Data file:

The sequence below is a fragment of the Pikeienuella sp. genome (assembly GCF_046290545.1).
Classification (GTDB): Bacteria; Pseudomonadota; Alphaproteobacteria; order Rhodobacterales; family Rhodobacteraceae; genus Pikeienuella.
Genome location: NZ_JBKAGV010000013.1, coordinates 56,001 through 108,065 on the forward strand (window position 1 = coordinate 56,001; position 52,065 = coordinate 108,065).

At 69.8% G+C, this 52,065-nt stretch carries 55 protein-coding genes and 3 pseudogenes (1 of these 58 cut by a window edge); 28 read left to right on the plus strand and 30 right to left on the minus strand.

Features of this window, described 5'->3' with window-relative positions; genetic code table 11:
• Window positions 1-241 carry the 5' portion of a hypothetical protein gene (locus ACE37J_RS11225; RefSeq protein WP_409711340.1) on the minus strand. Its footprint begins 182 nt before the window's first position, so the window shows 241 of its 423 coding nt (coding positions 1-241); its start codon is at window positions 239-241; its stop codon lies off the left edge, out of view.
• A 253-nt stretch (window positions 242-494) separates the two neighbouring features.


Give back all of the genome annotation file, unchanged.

The sequence below is a fragment of the Pikeienuella sp. genome (assembly GCF_046290545.1).
Classification (GTDB): Bacteria; Pseudomonadota; Alphaproteobacteria; order Rhodobacterales; family Rhodobacteraceae; genus Pikeienuella.
Genome location: NZ_JBKAGV010000013.1, coordinates 56,001 through 108,065 on the forward strand (window position 1 = coordinate 56,001; position 52,065 = coordinate 108,065).

At 69.8% G+C, this 52,065-nt stretch carries 55 protein-coding genes and 3 pseudogenes (1 of these 58 cut by a window edge); 28 read left to right on the plus strand and 30 right to left on the minus strand.

Features of this window, described 5'->3' with window-relative positions; genetic code table 11:
• Window positions 1-241 carry the 5' portion of a hypothetical protein gene (locus ACE37J_RS11225; RefSeq protein WP_409711340.1) on the minus strand. Its footprint begins 182 nt before the window's first position, so the window shows 241 of its 423 coding nt (coding positions 1-241); its start codon is at window positions 239-241; its stop codon lies off the left edge, out of view.
• A 253-nt stretch (window positions 242-494) separates the two neighbouring features.